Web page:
Can you be stuck with medical bills (especially costly hospital bills) if you are in an accident?
Short Answer: Yes.
After the recent financial crisis, the government put practices and regulations to protect borrowers and debt-holders from aggressive debt collection. During the Obama administration, the Consumer Financial Protection Bureau sought to restrict debt-collection activities. Under the current administration, the CFPB has loosened up on debt-collectors.
While stating that the rule changes will improve communications with borrowers and result in fewer lawsuits, industry executives are eager to collect monies owed to their businesses.
Hospitals and clinics are businesses.
According to a recent article in the Wall Street Journal, consumer advocates fear that borrowers won't be sufficiently protected from aggressive collections agents, with calamitous results for some. The WSJ referenced a sampling of states with swelling debt-claim filings show ranges from a 29% rise in Texas to a whopping 56% increase in Delaware. Debt collection firms are purchasing record amounts of debt.
Courts are overwhelmed, and borrowers are feeling their sting.
In Virginia, the Mary Washington Hospital – named after the first President's mother – actually began garnishing wages through default judgements. According to a recent report by local Miami-Fort Lauderdale-Palm Beach NPR station WLRN, the hospital is not unique: according to the American Medical Association's recent article published in their Journal, 36% of Virginia hospitals sued patients and garnished their wages in 2017.
I have seen car accident injury victims get bills from local hospitals like Delray Medical Center in Delray Beach, Florida in excess of $25,000.00 for a visit that lasted a few hours. Some of the largest bills I've seen were from Florida Medical Center which is centered in between Lauderhill, Florida, Oakland Park, Florida, and Sunrise, Florida.
But can you be stuck with medical bills if the accident wasn't your fault?
In Florida, if you get treatment after a car accident within 14 days of the accident, and you happen to have car insurance, your car insurance will pay a big portion of your bills. However, your insurance will only pay up to $10,000.00. So, if you are taken by ambulance to a local hospital anywhere in South Florida, there is a big risk that you will owe more than $10,000.00.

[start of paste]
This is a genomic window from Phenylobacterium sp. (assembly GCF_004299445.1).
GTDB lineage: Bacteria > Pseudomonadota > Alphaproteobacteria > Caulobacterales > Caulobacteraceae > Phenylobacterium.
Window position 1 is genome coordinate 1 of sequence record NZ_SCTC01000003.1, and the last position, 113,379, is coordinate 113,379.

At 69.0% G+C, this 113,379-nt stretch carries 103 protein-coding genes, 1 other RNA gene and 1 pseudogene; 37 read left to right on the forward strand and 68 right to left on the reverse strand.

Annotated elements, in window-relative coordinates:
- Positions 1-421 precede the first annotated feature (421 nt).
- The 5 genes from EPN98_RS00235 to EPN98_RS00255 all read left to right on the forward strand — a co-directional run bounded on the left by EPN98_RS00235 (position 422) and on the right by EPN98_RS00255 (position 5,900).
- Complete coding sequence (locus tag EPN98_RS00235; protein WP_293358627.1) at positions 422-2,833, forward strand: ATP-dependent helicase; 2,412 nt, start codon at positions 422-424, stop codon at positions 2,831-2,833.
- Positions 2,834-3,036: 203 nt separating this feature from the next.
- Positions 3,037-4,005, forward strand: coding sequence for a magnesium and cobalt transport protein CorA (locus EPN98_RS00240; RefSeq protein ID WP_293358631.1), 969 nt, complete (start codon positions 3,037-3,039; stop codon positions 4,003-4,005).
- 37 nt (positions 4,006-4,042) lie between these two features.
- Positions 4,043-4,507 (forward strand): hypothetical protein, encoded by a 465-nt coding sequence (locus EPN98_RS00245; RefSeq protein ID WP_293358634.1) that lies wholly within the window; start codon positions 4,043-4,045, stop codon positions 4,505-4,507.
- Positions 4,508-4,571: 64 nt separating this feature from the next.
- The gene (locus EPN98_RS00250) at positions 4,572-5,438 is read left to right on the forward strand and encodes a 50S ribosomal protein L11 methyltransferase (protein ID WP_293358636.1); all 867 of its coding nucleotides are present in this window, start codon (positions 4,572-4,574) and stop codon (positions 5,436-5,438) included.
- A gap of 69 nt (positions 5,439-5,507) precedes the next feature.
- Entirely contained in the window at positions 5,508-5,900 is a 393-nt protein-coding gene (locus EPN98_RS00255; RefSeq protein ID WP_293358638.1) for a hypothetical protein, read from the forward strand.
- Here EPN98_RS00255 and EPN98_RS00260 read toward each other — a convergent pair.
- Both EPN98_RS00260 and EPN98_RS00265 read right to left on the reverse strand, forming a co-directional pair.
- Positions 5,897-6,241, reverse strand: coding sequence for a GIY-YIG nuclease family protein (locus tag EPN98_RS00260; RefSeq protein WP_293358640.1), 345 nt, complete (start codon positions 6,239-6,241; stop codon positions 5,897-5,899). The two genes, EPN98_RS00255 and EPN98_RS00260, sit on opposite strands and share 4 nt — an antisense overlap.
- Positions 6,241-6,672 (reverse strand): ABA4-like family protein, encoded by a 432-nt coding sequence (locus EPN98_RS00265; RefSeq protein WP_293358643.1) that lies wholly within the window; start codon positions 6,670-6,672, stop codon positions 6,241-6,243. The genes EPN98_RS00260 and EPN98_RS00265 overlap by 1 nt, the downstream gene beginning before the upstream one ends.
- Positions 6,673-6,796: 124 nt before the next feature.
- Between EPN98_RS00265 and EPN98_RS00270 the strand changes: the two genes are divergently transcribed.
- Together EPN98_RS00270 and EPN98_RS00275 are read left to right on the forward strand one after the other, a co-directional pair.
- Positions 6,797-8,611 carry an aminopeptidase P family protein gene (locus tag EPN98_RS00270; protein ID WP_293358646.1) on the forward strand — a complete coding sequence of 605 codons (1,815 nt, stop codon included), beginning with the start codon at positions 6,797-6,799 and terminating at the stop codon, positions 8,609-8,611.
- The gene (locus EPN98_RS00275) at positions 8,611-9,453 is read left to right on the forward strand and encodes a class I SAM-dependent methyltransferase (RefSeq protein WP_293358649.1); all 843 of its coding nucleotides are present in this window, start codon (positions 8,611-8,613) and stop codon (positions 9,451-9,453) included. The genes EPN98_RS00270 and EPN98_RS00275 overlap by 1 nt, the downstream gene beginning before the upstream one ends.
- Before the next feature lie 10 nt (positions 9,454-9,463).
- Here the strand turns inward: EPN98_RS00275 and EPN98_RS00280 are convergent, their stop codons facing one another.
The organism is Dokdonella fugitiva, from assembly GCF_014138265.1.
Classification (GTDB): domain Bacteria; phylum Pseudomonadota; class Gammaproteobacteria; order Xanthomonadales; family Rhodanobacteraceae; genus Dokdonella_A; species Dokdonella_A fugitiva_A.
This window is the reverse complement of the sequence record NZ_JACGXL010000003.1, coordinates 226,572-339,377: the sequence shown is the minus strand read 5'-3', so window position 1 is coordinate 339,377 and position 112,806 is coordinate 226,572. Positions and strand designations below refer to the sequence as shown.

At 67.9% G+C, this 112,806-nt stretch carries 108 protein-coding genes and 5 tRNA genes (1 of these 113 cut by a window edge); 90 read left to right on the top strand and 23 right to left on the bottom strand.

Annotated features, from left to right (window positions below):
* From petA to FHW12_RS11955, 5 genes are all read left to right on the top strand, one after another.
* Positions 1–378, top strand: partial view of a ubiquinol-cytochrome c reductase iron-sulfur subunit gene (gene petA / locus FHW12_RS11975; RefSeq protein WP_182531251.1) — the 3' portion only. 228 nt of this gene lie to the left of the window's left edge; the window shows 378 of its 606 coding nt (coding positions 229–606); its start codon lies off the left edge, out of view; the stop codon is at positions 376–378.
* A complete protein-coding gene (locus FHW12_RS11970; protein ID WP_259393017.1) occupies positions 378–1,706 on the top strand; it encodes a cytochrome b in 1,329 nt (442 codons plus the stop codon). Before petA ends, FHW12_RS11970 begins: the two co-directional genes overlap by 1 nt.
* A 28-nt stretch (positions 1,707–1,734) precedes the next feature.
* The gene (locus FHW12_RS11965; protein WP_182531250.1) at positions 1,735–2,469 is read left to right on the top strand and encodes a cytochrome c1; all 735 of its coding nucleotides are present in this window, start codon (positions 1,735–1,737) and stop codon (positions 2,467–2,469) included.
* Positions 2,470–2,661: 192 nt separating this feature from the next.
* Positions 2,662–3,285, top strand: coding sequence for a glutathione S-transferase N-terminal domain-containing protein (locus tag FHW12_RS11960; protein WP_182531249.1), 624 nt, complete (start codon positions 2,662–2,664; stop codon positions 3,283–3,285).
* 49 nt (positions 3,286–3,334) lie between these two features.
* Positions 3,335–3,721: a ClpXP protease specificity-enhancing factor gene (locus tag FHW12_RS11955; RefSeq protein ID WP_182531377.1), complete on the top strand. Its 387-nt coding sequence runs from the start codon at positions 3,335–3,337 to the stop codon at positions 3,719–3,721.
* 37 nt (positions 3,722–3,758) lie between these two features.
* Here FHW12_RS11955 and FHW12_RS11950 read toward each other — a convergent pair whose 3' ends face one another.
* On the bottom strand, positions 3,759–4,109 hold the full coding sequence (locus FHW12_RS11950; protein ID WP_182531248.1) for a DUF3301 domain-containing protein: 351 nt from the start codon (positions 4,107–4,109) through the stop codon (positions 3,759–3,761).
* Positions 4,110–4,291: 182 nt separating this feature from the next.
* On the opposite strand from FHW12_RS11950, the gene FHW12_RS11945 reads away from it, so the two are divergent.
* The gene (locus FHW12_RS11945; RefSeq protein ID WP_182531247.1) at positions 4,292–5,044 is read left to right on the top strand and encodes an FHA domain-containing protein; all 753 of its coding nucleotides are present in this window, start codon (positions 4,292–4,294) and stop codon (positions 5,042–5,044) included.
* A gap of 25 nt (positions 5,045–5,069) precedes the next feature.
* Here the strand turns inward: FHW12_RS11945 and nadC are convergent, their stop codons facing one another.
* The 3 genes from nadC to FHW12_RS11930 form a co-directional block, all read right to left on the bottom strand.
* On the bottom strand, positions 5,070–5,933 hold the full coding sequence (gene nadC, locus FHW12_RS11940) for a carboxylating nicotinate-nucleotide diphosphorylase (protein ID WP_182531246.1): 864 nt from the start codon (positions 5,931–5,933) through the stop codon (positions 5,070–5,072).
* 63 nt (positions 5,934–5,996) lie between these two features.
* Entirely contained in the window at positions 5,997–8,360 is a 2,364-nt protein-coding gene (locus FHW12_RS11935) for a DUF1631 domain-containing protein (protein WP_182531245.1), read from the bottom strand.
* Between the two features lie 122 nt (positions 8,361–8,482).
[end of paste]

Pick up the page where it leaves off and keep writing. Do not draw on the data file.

You will be responsible for paying off any outstanding balance.
But what if you weren't at fault for the accident?
You will have two options to get the bills paid. First, you can negotiate with the at-fault driver's insurance company (if the at-fault driver actually had insurance). Second, if you happen to have the additional UM/UIM coverage on your car insurance, you can negotiate with your own insurance company to pay over $10,000.00.
So here is the recipe for getting stuck with medical bills after a car accident:
- You went to a hospital and got a big bill.
- The at-fault driver didn't have insurance OR had a policy with no bodily injury coverage.
- You didn't have insurance OR you get bills in excess of $10,000.00.
Ready for some good news?
I can't speak for other personal injury attorneys, but the vast majority of my clients walk away from their cases not owing a dime to anyone.
Slip, Trip, and Falls and Other Accidents:
If you are injured in any other accident other than a car accident, your best option is to pay for your treatment using your health insurance.
When should you hire a lawyer?
Any experienced personal injury attorney who gives you the time of day will do his or her best to ensure that you aren't burdened with debt after an accident. However, no lawyer can guarantee the outcome of your case.
It's our job as personal injury attorneys to do our best to make sure that you get the medical treatment you need and that your bills are covered. But, when you are faced with a big bill and no insurance coverage, there is a risk of owing money to a debt-collecting hospital.
My advice is to speak with a personal injury attorney in your area who is familiar with the billing practices of local hospitals as soon as possible after an accident.